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Numerade Educator



Problem 30 Easy Difficulty

This is a symbolic version of Problem 29. A river has a steady speed of $v_{s}$ A student swims upstream a distance $d$ and back to the starting point. (a) If the student can swim at a speed of $v$ in still water, how much time $t_{\text { up }}$ does it take the student to swim upstream a distance $d ?$ Express the answer in terms of $d, v,$ and $v_{s .}$ (b) Using the same variables, how much time $t_{\text { down }}$ does it take to swim back downstream to the starting point? (c) Sum the answers found in parts (a) and (b) and show that the time $t_{a}$ required for the whole trip can be written as
$$t_{a}=\frac{2 d / v}{1-v_{s}^{2} / v^{2}}$$
(d) How much time $t_{b}$ does the trip take in still water?
(e) Which is larger, $t_{a}$ or $t_{b}^{2}$ Is it always larger?


a. $\frac { d } { v - v _ { s } }$
b. $\frac { d } { v + v _ { s } }$
c. click for proof
d. $\frac { 2 d } { v }$


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Video Transcript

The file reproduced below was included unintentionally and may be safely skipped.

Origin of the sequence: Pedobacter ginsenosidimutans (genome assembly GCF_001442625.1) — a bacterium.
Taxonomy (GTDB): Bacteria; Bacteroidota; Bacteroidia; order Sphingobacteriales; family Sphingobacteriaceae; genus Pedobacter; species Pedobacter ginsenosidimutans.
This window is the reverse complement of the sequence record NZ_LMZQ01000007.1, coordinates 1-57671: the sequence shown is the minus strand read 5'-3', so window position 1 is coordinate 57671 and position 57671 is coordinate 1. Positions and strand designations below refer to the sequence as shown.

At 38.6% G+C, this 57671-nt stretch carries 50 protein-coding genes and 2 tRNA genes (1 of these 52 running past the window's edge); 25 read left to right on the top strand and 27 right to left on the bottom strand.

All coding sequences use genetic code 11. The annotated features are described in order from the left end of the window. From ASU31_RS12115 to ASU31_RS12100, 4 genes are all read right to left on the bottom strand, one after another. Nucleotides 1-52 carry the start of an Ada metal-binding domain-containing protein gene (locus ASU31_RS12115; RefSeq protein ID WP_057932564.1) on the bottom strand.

Hello, everyone and this problem. Whereas, to find the time it takes for a student to swim upstream off reverb that is flowing with a constant speed B s. The student has a maximal speed off the in the water and so first were asked to find What if the student is swimming up stream? Uh, this is the okay. And so this trip, assuming that the students starts from rest, takes a distance, that is, uh, or takes a time. That is, the net equals deal over t up and so t up is the over the net, which is V minus B stream now here have chosen upstream. So the direction that the student wishes to swim as the positive direction. And that means that in this direction, the net velocity or the speed that the student is going to have is is his or his or her own speed minus the speed of the river. And so that's how I got the net over here. And so t up is deep over V minus b s. For the second case, the student is swimming downstream. So in this case, we choose downstream as the positive direction and then Vienna Prime is going to be equal to the sum of the two speeds again, which is the students speed itself in Stillwater, plus thes streams speed. And this is going to be equal to the same distance covered over the new time taken for for the student to cover this distance which is t down or TV and so t d is equal to d over the net prime which is equal to 3/3 plus ves. So notice that now the speeds at up for the student, right? So the river is helping the student swim or get to the point where they started from faster. So then adding the two we find that t a which is one part of the or one way to do the trip which is in a flowing river. So this is Thea plus D d is D overview managed DS plus D over B plus bs. Now we bring everything that you common denominator which is one over re squared, minus to be a squid. So this is just multiplying this first term by the plus ves over V plus V s and the second term by the minus V s over B minus V s and in fact, arising the over three squared minus B squared. And so we're left with in the brackets with we Plus we s plus V minus V s where noticed that the streams speeds canceled its you're left with two V D over V squared, minus b squared. But then fact arising the square from that you get to VD over B squared times one minus B squared over b squared. And here, um, this via in the numerator cancels one of the factors of the V in the denominator. And so eventually you're left with two times dealer V overall minus via squared over B squared. So this is the final wrestle for for completing this trip. Then pretty, you're asked what happens, Or how long does the trip take it? Still water. So that case B s zero so immediately You could just set V s equal to zero here and you would find the T B is equal to to the over V or alternatively, you could say that the speed of the student is can be measured as two times the distance. So the student goes up and down so covers twice the distance of the in a time TV. And so you could express TB that way, with the same result to the Overbey. And so part is asking which one is bigger? So now you're comparing to the over V over one minus B squared over a squared B s squared over B squared on to the over V. Now what happens? Um, you asked which one is larger, right. So let's think about this, um, in three different cases in terms off the relative velocity between or the relative speed between the river and the students. So if the student has a speech that is equal to the streams speed, then ves over V squared becomes one or approaches one. In that case, the denominator approaches zero, Which means that t a sort of trip to complete this trip, the sort of time taken to complete the trip up and down the river approaches infinity. Now, this makes sense because if you're on lee swimming or you can Onley swim as fast as the river is flowing, then you're essentially staying in place. You're not moving relative the river. You cannot essentially cannot swim up the river on the same thing happens if you have a speed that is less than the streams speed. In this case, you cannot. You can't just not swim off upstream. You're actually, uh, sway or are being are floating downstream as you try to swim across or you try to swim against the water. So these air to cases, in which case you cannot, you literally cannot do. You cannot even make the trip that we talked about in part A and beach. Um, now, what happens if the speed with which you swim route that the water is greater than the speed of the water? Well, in that case, what happens is that a V over V s is gonna be smaller than one. So this guy so this is smaller than one. If this is smaller than one, then this fraction is also smaller than one. So if that's smaller than one, then you're dividing by less. So you get a bigger a bigger time, right? So one over something smaller than one. Is this one over? Let's say you know this is 0.7 or something. Now, this is gonna be this is gonna be greater than one. So if this happens, then you're going to get that t A. So the time it takes to complete the trip when the river is flowing is longer than the time it takes to complete the trip when the river is not flowing.